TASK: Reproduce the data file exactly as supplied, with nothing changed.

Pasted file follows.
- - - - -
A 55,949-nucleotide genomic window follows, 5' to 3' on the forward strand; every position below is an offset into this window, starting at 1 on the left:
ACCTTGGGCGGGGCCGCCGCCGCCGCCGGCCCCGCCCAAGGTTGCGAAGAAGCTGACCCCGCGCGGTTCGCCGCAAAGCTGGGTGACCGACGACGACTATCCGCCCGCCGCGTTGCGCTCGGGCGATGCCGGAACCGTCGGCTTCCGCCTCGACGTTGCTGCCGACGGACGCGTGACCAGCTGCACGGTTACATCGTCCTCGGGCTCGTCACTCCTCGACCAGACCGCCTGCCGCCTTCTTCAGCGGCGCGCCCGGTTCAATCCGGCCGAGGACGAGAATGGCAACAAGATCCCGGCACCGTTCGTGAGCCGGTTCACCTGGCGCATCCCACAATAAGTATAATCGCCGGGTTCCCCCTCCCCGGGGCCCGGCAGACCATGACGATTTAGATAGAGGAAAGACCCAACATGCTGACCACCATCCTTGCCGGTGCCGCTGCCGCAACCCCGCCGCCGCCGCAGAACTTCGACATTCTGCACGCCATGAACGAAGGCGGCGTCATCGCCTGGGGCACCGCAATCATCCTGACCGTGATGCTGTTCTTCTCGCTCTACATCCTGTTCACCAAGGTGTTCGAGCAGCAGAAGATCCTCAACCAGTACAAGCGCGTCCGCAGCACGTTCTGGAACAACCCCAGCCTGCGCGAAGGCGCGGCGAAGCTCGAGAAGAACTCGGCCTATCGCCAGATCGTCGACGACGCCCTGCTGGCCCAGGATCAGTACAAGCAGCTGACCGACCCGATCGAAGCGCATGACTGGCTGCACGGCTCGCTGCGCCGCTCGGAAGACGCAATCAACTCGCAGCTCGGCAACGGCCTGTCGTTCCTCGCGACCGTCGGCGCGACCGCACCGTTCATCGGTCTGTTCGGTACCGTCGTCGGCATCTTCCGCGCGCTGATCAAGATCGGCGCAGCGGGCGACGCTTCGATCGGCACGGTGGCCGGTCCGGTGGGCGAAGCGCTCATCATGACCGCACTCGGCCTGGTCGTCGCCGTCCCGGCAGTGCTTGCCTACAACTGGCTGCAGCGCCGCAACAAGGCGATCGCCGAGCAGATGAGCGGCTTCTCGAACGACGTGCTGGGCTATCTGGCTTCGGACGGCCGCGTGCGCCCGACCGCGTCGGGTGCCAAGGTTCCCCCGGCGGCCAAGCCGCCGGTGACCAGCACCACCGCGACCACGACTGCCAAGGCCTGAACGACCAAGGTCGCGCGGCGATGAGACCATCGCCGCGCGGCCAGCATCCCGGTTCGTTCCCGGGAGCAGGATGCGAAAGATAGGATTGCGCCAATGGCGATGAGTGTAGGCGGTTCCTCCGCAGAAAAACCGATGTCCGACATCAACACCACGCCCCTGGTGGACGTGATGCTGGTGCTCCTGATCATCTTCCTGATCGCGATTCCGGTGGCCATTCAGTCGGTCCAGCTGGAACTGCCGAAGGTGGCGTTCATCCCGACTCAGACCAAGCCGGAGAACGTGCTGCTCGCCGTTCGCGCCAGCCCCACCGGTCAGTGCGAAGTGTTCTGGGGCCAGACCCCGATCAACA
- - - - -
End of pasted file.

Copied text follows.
A 55,949-nucleotide genomic window follows, 5' to 3' on the forward strand; every position below is an offset into this window, starting at 1 on the left:
ACCTTGGGCGGGGCCGCCGCCGCCGCCGGCCCCGCCCAAGGTTGCGAAGAAGCTGACCCCGCGCGGTTCGCCGCAAAGCTGGGTGACCGACGACGACTATCCGCCCGCCGCGTTGCGCTCGGGCGATGCCGGAACCGTCGGCTTCCGCCTCGACGTTGCTGCCGACGGACGCGTGACCAGCTGCACGGTTACATCGTCCTCGGGCTCGTCACTCCTCGACCAGACCGCCTGCCGCCTTCTTCAGCGGCGCGCCCGGTTCAATCCGGCCGAGGACGAGAATGGCAACAAGATCCCGGCACCGTTCGTGAGCCGGTTCACCTGGCGCATCCCACAATAAGTATAATCGCCGGGTTCCCCCTCCCCGGGGCCCGGCAGACCATGACGATTTAGATAGAGGAAAGACCCAACATGCTGACCACCATCCTTGCCGGTGCCGCTGCCGCAACCCCGCCGCCGCCGCAGAACTTCGACATTCTGCACGCCATGAACGAAGGCGGCGTCATCGCCTGGGGCACCGCAATCATCCTGACCGTGATGCTGTTCTTCTCGCTCTACATCCTGTTCACCAAGGTGTTCGAGCAGCAGAAGATCCTCAACCAGTACAAGCGCGTCCGCAGCACGTTCTGGAACAACCCCAGCCTGCGCGAAGGCGCGGCGAAGCTCGAGAAGAACTCGGCCTATCGCCAGATCGTCGACGACGCCCTGCTGGCCCAGGATCAGTACAAGCAGCTGACCGACCCGATCGAAGCGCATGACTGGCTGCACGGCTCGCTGCGCCGCTCGGAAGACGCAATCAACTCGCAGCTCGGCAACGGCCTGTCGTTCCTCGCGACCGTCGGCGCGACCGCACCGTTCATCGGTCTGTTCGGTACCGTCGTCGGCATCTTCCGCGCGCTGATCAAGATCGGCGCAGCGGGCGACGCTTCGATCGGCACGGTGGCCGGTCCGGTGGGCGAAGCGCTCATCATGACCGCACTCGGCCTGGTCGTCGCCGTCCCGGCAGTGCTTGCCTACAACTGGCTGCAGCGCCGCAACAAGGCGATCGCCGAGCAGATGAGCGGCTTCTCGAACGACGTGCTGGGCTATCTGGCTTCGGACGGCCGCGTGCGCCCGACCGCGTCGGGTGCCAAGGTTCCCCCGGCGGCCAAGCCGCCGGTGACCAGCACCACCGCGACCACGACTGCCAAGGCCTGAACGACCAAGGTCGCGCGGCGATGAGACCATCGCCGCGCGGCCAGCATCCCGGTTCGTTCCCGGGAGCAGGATGCGAAAGATAGGATTGCGCCAATGGCGATGAGTGTAGGCGGTTCCTCCGCAGAAAAACCGATGTCCGACATCAACACCACGCCCCTGGTGGACGTGATGCTGGTGCTCCTGATCATCTTCCTGATCGCGATTCCGGTGGCCATTCAGTCGGTCCAGCTGGAACTGCCGAAGGTGGCGTTCATCCCGACTCAGACCAAGCCGGAGAACGTGCTGCTCGCCGTTCGCGCCAGCCCCACCGGTCAGTGCGAAGTGTTCTGGGGCCAGACCCCGATCAACA